Moreno Ocampo gave a list of actions he would or could not take, including the almost impossible task of protecting witnesses. He also said he was considering whether a prosecution would interfere with the peace process.
And he said a list of 51 suspects given to him by the U.N. inquiry commission last April was "in no way binding" and had to be re-investigated by his staff.
That commission urged suspects be tried by the ICC and accused the government and allied Arab militia of torture, rape, killings and pillaging. It also accused Sudanese rebels of violence.
The United Nations has called Darfur one of the world's worst humanitarian crises, saying the conflict between the rebels, the government and its allied Arab militia has caused countless deaths, rapes and uprooted 2 million people.
The International Criminal Court is the first permanent global war crimes tribunal, first envisioned after the Nuremberg trials at the end of World War II.
It was set up to try individuals for genocide, war crimes and crimes against humanity committed after July 1, 2002.
The United States vehemently opposes the tribunal, arguing that it could initiate politically motivated prosecutions of American troops and officials abroad. But it allowed the council last March to refer Darfur to the ICC by abstaining.
A total of 100 countries have ratified the 1998 Rome Treaty that established the court and believe it contains enough safeguards to prevent frivolous prosecutions.

Top Sudan leaders had role in Darfur crimes - report
By Evelyn Leopold
UNITED NATIONS (Reuters) - Sudanese President Omar al-Bashir and 20 other government, military and Janjaweed militia members should be investigated for ordering, condoning or carrying out atrocities in the Darfur region, a leading human rights group said.
The 85-page report by the New York-based Human Rights Watch, released on Sunday, documents through eyewitness accounts, government papers and its own investigations of their alleged role in committing war crimes and crimes against humanity in Darfur since mid-2003.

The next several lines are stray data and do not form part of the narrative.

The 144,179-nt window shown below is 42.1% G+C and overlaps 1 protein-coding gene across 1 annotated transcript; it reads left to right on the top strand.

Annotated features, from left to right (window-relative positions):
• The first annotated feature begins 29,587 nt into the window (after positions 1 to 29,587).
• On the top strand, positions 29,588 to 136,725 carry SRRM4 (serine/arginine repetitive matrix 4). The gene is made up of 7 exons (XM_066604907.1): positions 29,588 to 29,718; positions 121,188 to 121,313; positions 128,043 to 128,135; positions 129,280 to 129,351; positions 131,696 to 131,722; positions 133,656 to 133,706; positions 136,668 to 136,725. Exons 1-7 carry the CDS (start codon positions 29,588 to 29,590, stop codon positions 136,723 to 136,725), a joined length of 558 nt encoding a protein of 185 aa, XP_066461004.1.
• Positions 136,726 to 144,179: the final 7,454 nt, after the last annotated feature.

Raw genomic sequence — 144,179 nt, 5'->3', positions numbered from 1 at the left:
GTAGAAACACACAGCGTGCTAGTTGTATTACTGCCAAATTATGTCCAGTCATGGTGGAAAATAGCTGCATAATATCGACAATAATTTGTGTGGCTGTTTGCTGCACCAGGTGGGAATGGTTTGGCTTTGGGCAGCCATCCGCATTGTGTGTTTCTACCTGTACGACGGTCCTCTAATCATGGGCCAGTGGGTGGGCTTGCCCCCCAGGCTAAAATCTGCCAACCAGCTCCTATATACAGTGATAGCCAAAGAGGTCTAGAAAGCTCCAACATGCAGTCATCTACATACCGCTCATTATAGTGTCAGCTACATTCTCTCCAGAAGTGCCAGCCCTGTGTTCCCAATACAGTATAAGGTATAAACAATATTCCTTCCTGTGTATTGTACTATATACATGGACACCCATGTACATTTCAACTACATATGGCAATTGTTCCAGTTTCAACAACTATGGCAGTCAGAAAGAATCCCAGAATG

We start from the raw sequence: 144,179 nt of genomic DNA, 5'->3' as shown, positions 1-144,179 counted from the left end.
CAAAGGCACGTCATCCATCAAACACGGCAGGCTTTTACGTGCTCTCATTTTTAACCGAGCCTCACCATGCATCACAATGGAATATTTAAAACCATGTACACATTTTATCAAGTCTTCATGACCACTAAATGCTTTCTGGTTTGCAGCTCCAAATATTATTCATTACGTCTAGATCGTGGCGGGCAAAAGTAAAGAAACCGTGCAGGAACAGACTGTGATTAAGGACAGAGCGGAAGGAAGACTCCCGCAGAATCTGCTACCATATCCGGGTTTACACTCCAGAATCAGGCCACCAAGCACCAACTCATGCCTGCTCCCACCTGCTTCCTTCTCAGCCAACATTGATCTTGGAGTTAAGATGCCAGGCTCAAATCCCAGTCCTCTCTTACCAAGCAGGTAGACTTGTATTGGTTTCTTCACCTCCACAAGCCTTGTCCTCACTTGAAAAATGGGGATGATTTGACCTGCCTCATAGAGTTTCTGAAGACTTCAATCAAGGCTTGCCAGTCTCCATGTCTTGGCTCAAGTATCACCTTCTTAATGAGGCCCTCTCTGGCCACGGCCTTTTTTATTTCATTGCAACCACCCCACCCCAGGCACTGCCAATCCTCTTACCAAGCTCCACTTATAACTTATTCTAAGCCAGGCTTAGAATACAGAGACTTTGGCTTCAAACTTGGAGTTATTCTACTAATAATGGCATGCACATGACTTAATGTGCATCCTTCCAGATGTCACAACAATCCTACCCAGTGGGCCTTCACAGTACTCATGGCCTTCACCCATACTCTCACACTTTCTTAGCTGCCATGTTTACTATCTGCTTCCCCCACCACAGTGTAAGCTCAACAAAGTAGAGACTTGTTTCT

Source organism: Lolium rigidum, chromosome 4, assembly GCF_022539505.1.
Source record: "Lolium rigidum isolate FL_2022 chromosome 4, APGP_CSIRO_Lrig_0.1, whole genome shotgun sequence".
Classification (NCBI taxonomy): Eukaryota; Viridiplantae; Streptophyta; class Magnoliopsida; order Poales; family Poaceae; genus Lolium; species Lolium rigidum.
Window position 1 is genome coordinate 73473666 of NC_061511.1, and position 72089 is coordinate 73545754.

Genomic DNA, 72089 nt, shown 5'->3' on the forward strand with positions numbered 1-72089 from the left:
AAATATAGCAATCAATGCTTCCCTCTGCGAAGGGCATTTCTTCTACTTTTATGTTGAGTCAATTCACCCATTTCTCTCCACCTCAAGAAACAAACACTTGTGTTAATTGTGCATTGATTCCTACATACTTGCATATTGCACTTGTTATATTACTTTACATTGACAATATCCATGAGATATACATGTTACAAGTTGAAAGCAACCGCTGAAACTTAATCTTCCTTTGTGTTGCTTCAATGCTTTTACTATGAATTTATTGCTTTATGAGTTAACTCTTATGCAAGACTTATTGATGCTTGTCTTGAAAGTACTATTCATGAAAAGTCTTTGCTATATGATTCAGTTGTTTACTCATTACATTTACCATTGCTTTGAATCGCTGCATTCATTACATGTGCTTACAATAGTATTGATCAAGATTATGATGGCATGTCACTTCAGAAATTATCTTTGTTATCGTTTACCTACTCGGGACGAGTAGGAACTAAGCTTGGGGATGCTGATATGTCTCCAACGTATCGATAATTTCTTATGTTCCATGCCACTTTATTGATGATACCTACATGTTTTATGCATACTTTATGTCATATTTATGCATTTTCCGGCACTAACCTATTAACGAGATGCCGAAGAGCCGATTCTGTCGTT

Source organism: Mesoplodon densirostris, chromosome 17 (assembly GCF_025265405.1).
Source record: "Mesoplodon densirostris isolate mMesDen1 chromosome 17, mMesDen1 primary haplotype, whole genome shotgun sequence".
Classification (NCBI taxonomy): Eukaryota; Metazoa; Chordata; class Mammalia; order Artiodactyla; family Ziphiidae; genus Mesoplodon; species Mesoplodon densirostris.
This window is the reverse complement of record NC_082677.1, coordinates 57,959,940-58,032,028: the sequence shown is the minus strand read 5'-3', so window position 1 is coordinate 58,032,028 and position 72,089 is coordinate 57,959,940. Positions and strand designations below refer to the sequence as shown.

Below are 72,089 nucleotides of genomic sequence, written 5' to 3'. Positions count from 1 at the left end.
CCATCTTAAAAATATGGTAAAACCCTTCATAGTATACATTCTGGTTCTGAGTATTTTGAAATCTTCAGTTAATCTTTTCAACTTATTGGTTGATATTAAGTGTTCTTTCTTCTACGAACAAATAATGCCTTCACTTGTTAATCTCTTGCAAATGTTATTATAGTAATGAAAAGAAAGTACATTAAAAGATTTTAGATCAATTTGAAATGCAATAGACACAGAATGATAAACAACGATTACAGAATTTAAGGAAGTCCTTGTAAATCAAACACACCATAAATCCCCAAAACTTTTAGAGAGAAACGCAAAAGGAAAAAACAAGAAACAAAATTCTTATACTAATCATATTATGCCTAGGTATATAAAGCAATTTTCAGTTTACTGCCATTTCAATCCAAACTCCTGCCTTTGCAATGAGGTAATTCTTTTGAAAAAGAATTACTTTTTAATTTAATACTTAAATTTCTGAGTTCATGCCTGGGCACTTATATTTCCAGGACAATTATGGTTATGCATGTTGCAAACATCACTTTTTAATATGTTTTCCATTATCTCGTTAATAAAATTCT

"The Sudanese government at the highest levels is responsible for widespread and systematic abuses in Darfur," the report said. "The Sudanese government's systematic attacks on civilians in Darfur have been accompanied by a policy of impunity for all those responsible for the crimes."
The report was prepared for use by the International Criminal Court, which the U.N. Security Council assigned in March to indict individuals responsible for the abuses. Its prosecutor, Luis Moreno Ocampo, addresses the council on Tuesday but has not yet ordered any indictments.
In addition, the rights group said the U.N. Security Council should incorporate the list of names in its register of suspects eligible for travel and other sanctions. The council voted for the sanctions nine months ago but has taken no action.
Tens of thousands of Sudanese have been killed since a revolt in Darfur began in early 2003 by non-Arab villagers who accused the government of neglect and repression. The report charged that Khartoum in retaliation armed Arab Janjaweed militia and drafted them into police and other security forces as they looted, raped and drove 2 million people out of their homes.
The Khartoum government over the past two years has vigorously denied its affiliation with the Janjaweed and set up its own special courts to try suspects. But Human Rights Watch said the government has made no "genuine" effort to investigate, discipline or prosecute those responsible.
By early 2004 it was clear, even to some soldiers, that civilians were the targets, said the report, entitled "Entrenching Impunity: Government Responsibility for International Crimes in Darfur."
One former soldier was quoted as telling Human Rights Watch that when he protested to his commander, he was told, "You have to attack the civilians."